Vertically stratified ash-limb beetle fauna in northern Ohio.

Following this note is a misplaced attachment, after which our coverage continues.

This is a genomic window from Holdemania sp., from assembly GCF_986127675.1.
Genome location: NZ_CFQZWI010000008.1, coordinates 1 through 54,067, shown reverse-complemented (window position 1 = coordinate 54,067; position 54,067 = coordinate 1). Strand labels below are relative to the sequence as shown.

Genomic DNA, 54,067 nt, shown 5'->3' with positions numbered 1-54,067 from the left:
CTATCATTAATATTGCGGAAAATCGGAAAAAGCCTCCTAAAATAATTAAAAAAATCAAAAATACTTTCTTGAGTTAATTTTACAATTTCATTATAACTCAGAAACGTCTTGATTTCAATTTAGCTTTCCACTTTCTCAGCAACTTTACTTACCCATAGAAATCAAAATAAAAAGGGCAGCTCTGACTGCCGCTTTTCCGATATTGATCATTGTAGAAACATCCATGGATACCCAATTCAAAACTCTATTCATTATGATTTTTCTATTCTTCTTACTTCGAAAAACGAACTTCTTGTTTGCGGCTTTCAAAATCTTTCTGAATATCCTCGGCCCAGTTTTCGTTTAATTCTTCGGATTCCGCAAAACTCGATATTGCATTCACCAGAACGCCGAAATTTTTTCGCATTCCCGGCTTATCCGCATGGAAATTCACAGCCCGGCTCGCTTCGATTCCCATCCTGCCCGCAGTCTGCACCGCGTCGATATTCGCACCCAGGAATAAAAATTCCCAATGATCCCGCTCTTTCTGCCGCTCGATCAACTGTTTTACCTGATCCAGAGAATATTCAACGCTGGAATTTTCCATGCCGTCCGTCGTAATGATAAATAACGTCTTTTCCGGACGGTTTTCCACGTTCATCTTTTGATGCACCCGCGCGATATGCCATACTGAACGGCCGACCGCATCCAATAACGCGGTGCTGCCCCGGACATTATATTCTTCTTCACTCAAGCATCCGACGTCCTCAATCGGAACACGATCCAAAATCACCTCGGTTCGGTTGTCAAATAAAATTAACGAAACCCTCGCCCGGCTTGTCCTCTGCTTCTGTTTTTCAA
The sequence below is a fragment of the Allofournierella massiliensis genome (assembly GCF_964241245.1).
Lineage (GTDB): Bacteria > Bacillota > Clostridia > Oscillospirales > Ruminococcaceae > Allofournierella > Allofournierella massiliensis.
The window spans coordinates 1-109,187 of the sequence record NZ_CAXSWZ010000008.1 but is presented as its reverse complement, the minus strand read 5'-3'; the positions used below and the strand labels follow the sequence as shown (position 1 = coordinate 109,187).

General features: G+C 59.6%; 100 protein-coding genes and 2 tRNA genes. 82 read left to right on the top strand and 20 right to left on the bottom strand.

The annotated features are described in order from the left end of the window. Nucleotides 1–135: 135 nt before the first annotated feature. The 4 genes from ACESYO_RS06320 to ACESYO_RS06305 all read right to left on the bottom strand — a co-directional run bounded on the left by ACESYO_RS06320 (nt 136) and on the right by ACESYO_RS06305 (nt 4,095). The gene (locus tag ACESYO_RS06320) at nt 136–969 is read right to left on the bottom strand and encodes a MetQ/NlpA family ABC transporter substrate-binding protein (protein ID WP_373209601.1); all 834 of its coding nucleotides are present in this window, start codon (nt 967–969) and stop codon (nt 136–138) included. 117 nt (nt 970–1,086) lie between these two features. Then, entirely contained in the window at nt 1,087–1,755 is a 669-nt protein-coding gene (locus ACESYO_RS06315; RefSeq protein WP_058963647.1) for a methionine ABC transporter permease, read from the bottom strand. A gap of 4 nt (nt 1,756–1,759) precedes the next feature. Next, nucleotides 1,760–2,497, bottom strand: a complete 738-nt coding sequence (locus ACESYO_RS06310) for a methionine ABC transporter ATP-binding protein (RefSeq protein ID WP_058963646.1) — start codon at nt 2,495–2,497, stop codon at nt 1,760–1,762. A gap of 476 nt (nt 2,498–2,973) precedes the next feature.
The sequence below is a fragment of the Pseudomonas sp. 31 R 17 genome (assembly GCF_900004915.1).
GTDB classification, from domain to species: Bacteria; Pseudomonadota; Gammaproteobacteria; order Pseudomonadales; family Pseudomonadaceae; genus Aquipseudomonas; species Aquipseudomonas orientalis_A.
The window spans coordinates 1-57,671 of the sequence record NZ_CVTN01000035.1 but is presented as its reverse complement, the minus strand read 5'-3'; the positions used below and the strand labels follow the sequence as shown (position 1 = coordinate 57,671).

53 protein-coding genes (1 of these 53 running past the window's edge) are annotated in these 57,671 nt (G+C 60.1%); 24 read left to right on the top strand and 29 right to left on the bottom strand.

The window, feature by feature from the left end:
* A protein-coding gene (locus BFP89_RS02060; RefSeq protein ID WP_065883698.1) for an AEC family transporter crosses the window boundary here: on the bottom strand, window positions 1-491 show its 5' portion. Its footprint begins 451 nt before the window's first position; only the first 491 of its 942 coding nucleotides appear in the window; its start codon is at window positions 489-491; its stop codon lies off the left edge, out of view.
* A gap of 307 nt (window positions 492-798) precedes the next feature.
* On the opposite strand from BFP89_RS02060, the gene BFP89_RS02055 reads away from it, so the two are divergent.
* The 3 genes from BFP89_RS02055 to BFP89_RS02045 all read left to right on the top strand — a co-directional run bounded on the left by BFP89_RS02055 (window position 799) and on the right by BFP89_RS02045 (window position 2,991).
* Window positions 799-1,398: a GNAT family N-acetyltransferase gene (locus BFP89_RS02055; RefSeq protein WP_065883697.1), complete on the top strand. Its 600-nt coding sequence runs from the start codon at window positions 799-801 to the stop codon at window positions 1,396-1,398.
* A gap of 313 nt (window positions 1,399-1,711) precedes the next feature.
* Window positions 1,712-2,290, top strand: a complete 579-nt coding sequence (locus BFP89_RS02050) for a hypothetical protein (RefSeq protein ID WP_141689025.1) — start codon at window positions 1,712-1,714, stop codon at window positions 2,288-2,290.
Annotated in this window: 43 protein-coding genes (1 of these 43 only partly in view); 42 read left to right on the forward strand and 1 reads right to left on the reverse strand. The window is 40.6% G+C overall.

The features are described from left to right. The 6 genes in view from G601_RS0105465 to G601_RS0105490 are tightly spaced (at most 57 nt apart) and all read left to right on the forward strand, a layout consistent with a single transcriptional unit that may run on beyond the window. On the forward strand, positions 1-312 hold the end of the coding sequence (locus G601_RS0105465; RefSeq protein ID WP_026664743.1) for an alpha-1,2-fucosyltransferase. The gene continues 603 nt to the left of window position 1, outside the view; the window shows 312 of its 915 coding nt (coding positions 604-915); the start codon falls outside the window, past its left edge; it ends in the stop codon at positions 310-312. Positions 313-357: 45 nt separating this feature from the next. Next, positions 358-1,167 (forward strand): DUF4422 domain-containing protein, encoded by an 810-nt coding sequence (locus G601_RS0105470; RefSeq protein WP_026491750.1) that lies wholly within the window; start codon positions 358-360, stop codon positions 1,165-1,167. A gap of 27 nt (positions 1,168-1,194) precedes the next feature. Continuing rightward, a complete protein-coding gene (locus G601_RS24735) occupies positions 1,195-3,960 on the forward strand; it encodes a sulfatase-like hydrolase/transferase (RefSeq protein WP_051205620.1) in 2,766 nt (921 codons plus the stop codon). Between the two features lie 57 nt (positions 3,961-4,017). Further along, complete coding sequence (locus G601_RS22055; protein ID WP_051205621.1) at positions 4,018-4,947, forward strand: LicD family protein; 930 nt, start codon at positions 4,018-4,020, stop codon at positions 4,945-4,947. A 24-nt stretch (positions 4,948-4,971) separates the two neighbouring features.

To better understand the diversity and ecology of indigenous arthropods at risk from the invasive emerald ash borer (Agrilus planipennis Fairmaire) in North American forests, saproxylic beetles (Insecta: Coleoptera) were reared from ash (Fraxinus sp.) limbs suspended in the canopy, ∼10-17 m above the ground, and from those placed on the ground in a mature mixed hardwood forest. In total, 209 specimens from 9 families and 18 species were collected from 30.0 m2 of limbs. The generalist cerambycid Neoclytus acuminatus (Fabricius) was the most commonly captured taxon, followed by an assemblage of four exotic ambrosia beetles dominated by Xylosandrus crassiusculus (Motschulsky). Two species largely or entirely restricted to ash, the buprestid Agrilus subcinctus Gory and the curculionid Hylesinus aculeatus (Say), were collected as well. Although there were no differences in beetle richness, abundance, or density between limb positions, community composition differed significantly. This can be largely attributed to phloem and wood-feeding species (i.e., Cerambycidae and Buprestidae) being more common in the suspended limbs and ambrosia beetles being more numerous on the forest floor. Possible explanations for these patterns are discussed.